Medicine:Risk difference

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The risk difference (RD), excess risk, or attributable risk is the difference between the risk of an outcome in the exposed group and the unexposed group. It is computed as [math]I_e - I_u[/math], where [math]I_e[/math]is the incidence in the exposed group, and [math]I_u[/math] is the incidence in the unexposed group. If the risk of an outcome is increased by the exposure, the term absolute risk increase (ARI) is used, and computed as [math]I_e - I_u[/math]. Equivalently, If the risk of an outcome is decreased by the exposure, the term absolute risk reduction (ARR) is used, and computed as [math]I_u - I_e[/math].[1][2]

The inverse of the absolute risk reduction is the number needed to treat, and the inverse of the absolute risk increase is the number needed to harm.[1]

Usage in reporting[edit]

It is recommended to use absolute measurements, such as risk difference, alongside the relative measurements, when presenting the results of randomized controlled trials.[3] Their utility can be illustrated by the following example of a hypothetical drug which reduces the risk of colon cancer from 1 case in 5000 to 1 case in 10,000 over one year. The relative risk reduction is 0.5, while the absolute risk reduction is 0.0001. The absolute risk reduction reflects the low probability of getting colon cancer in the first place, while reporting only relative risk reduction, would run into risk of readers exaggerating the effectiveness of the drug.[4]

Authors such as Ben Goldacre believe that the risk difference is best presented as a natural number - drug reduces 2 cases of colon cancer to 1 case if you treat 10,000 people. Natural numbers, which are used in the number needed to treat approach, are easily understood by non-experts.[5]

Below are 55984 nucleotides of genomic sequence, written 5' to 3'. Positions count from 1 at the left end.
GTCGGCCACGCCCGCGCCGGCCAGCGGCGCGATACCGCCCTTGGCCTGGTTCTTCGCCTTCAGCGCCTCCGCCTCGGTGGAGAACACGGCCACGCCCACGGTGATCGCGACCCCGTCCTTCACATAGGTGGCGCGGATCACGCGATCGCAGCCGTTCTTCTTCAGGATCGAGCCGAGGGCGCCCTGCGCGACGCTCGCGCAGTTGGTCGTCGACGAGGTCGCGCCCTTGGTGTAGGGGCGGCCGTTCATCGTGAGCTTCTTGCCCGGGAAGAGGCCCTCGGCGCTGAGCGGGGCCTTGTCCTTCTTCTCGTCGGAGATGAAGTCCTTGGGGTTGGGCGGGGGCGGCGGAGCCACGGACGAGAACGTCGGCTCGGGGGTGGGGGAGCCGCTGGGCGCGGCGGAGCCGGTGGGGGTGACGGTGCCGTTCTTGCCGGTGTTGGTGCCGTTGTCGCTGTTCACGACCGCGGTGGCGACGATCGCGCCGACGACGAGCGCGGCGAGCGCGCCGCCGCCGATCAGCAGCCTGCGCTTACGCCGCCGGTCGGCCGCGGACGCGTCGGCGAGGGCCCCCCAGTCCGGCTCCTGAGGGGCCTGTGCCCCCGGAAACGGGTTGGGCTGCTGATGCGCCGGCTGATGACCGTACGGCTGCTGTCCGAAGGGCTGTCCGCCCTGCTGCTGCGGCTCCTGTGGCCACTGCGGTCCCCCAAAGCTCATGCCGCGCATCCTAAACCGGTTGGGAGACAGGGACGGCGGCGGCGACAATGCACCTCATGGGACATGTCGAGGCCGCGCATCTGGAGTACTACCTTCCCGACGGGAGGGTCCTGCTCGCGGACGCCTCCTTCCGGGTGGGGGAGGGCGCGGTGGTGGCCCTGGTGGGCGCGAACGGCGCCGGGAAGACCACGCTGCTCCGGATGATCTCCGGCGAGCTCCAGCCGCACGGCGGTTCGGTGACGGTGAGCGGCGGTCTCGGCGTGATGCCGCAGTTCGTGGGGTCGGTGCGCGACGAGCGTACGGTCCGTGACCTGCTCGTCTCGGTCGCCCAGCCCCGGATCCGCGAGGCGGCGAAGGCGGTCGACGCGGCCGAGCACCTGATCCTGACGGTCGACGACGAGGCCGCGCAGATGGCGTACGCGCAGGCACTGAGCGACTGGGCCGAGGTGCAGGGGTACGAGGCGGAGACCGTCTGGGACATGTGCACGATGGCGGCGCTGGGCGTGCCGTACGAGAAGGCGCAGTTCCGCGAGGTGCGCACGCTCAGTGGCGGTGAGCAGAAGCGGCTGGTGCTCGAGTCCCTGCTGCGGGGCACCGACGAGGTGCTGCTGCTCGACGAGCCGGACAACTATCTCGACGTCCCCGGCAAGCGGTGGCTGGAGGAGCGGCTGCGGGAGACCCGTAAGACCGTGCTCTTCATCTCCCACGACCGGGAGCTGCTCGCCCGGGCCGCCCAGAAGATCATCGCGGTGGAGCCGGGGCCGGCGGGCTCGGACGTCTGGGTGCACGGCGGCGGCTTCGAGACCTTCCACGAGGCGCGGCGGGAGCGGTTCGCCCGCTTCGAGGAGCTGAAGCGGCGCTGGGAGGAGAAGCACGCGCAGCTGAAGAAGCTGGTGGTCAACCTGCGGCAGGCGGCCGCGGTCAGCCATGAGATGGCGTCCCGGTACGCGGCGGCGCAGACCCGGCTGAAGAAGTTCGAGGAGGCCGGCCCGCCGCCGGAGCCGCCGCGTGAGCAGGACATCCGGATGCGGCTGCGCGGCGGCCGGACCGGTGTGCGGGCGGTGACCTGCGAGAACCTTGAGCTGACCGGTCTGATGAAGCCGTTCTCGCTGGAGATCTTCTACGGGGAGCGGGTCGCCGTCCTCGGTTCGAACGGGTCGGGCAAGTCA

Risk difference can be estimated from a 2x2 contingency table:

Experimental (E) Control (C)
Events (E) EE CE
Non-events (N) EN CN

The point estimate of the risk difference is

[math]RD = \frac{EE}{EE + EN} - \frac{CE}{CE + CN}.[/math]

The sampling distribution of RD is approximately normal, with standard error

[math]SE(RD) = \sqrt{\frac{EE\cdot EN}{(EE + EN)^3} + \frac{CE\cdot CN}{(CE + CN)^3}}.[/math]

The [math]1 - \alpha[/math] confidence interval for the RD is then

[math]CI_{1 - \alpha}(RD) = RD\pm SE(RD)\cdot z_\alpha,[/math]

where [math]z_\alpha[/math] is the standard score for the chosen level of significance[2]

Numerical examples[edit]

Risk reduction[edit]

  Example of risk reduction
Experimental group (E) Control group (C) Total
Events (E) EE = 15 CE = 100 115
Non-events (N) EN = 135 CN = 150 285
Total subjects (S) ES = EE + EN = 150 CS = CE + CN = 250 400
Event rate (ER) EER = EE / ES = 0.1, or 10% CER = CE / CS = 0.4, or 40%
Equation Variable Abbr. Value
CER - EER absolute risk reduction ARR 0.3, or 30%
(CER - EER) / CER relative risk reduction RRR 0.75, or 75%
1 / (CER − EER) number needed to treat NNT 3.33
EER / CER risk ratio RR 0.25
(EE / EN) / (CE / CN) odds ratio OR 0.167
(CER - EER) / CER preventable fraction among the unexposed PFu 0.75

Risk increase[edit]

Template:RCT risk increase example

See also[edit]


  1. 1.0 1.1 "Dictionary of Epidemiology - Oxford Reference" (in en). doi:10.1093/acref/9780199976720.001.0001. 
  2. 2.0 2.1 J., Rothman, Kenneth (2012). Epidemiology : an introduction (2nd ed.). New York, NY: Oxford University Press. pp. 66, 160, 167. ISBN 9780199754557. OCLC 750986180. 
  3. "CONSORT 2010 explanation and elaboration: updated guidelines for reporting parallel group randomised trials". BMJ 340: c869. March 2010. doi:10.1136/bmj.c869. PMID 20332511. 
  4. Stegenga, Jacob (2015). "Measuring Effectiveness". Studies in History and Philosophy of Biological and Biomedical Sciences 54: 62–71. 
  5. Ben Goldacre (2008). Bad Science. New York: Fourth Estate. pp. 239–260. ISBN 0-00-724019-8. difference was the original source. Read more.